I’ve yet to write about Jaxtyn, but check back and I’ll update when I do.
Current US popularity rank: #959
There’s a tiny trendlet for Biblical place names – think Eden or Canaan. Jericho debuted in the Top 1000 back in 2013, but hasn’t stayed in steadily. But it should, right? The name picks up on generations of Jer- names, like Jeremy, Jerome, and Jeremiah. And it ends with that upbeat o sound, too. Maybe we’re just missing one high profile Jericho to make this name the next big thing.
Current US popularity rank: #979
It’s a formal name for Jesse, a spin on popular Josiah. Or maybe it’s yet another obscure Biblical name; depending on your translation, it does appear in a few versions. A handful of high profile-ish Jesiahs are boosting the name; a Spanish-language Christian singer/podcaster (I think!) might be the most prominent. It’s likely to appeal to the same parents who have helped put Isaiah, Elijah, and Josiah in the Top 100.
I’ve yet to write about Jesiah, but check back and I’ll update when I do.
Current US popularity rank: #972
Justice reads like a modern word name, but Justus? It’s been around for ages. At least half a dozen saints bear the name, most from the year 1000 or earlier. It’s been used in Europe, especially in German-speaking countries. And way back in the 1990s, soap opera General Hospital introduced a character by the name. Accordingly, it’s appeared on the edges – and inside – the Top 1000 for years. It left briefly in the prior list, but this time it’s back.
I’ve yet to write about Justus, but check back and I’ll update when I do.
Current US popularity rank: #995
Like Ahmir and Imran, Kabir speaks to the influence of parents with roots in the Arab and Indian worlds. This name comes with a particularly compelling meaning: great. A famous fifteenth century poet and mystic answered to the name; it remains read and referenced today.
I’ve yet to write about Kabir, but check back and I’ll update when I do.
Current US popularity rank: #799
Camden is a place name, originally a London neighborhood famous for its artistic vibe, and residents from Mary Shelley to Madness. It’s named for Earl Camden. The place name followed Cameron – as well as Caden and Colton – up the popularity charts. The spelling variations inevitably follow: Kamden at #456, Camdyn at #966, and now Kamdyn. They’re all well behind the original, Camden, at #152.
I’ve yet to write about Kamdyn, but you can read about Camden here.
Current US popularity rank: #940
Take everything that I said about spelling variations and apply it to Karsyn as well. Carson feels almost traditional, a surname name with roots. Karsyn is a wild spin on the original, transforming it from a preppy, buttoned-up choice to one born to be wild.
I’ve yet to write about Karsyn, but check back and I’ll update when I do.
Current US popularity rank: #873
We do love a good o-ending boy name. Just ask the parents of Leo, Hugo, Milo, and Arlo. Kenzo rhymes with the Italian Enzo, but it’s Japanese. The meaning varies, based on the kanji used the write the name, but I’ve heard wise, humble, and healthy, to name just a few. It’s brand new to the US, but it’s had a good run in France. That’s probably down to luxury brand KENZO, created in Paris by Japanese-born designer Kenzo Takada.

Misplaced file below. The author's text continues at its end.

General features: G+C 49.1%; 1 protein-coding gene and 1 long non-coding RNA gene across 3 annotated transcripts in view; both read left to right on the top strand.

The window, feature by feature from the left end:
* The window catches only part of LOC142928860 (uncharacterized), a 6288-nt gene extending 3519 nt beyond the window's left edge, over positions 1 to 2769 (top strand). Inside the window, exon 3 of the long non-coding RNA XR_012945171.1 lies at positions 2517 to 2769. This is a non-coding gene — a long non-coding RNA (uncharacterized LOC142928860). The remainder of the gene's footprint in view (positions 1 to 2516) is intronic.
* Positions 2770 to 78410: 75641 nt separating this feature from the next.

I’ve yet to write about Kenzo, but check back and I’ll update when I do.
Current US popularity rank: #996
Corbin feels a little different. At #277, it’s not quite mainstream. But Korbin and now Korbyn take the name even farther away from the familiar. It looks almost Polish – a brother for Kacper and Krzysztof – but maybe not. The name does have deep roots, though – it comes from the Latin corvus – raven – and was used at least as far back as the 700s.
I’ve yet to write about Korbyn, but you can read about Corbin here.
Current US popularity rank: #941
The Fixer Upper baby helped push Crew straight up the popularity charts. Maybe Chip and Joanna should get credit for the rise of Krew, too. It’s up sharply since the 2018 birth of the littlest member of the Gaines family.
As with Karsyn, the decision to spell a name with a K might be aesthetic – parents just plain like the look – or it might be an attempt to push the name in an edgier direction. More Motley, less J.
I’ve yet to write about Krew, but read more about Crew here.
Current US popularity rank: #865
But he’s a villain, you say! I know. And gauging whether you can use a bad guy name for your baby is a challenge. But parents seem to be willing to overlook this for Kylo. And that’s down to one thing only: we love that sound! It’s a little bit Kyle and Kai, but with -o ending of Milo and Arlo. Plus, this is the era of naming after our favorite characters, even ones painted in shades of gray. I’d draw the line at Lucifer, but I think we can hold out hope that Han and Leia’s son might not be all bad.
Current US popularity rank: #990
I’ve been curious about Lian for a while. It looks like a twist on Liam, but it’s actually more mysterious. It might mean waterfall in Japanese, or maybe it’s a short form of names like Julian. What’s certain is this: it’s never been in the US Top 1000 before, but it’s no overnight sensation. Lian has slowly gained in use over the years.
I’ve yet to write about Lian, but check back and I’ll update when I do.
Current US popularity rank: #961
An ancient name, Marcellus comes from an elaboration of Marcus, which probably traces back to the god of war, Mars. It last appeared in the US Top 1000 back in the 1980s. Since then, we’ve had Ving Rhames as Marsellus Wallace in 1994’s Pulp Fiction; NFL player turned sports commentator Marcellus Wiley; and a rise in so many ancient names, from Atticus to Magnus to Thaddeus.
I’ve yet to write about Marcellus, but check back and I’ll update when I do.
Current US popularity rank: #792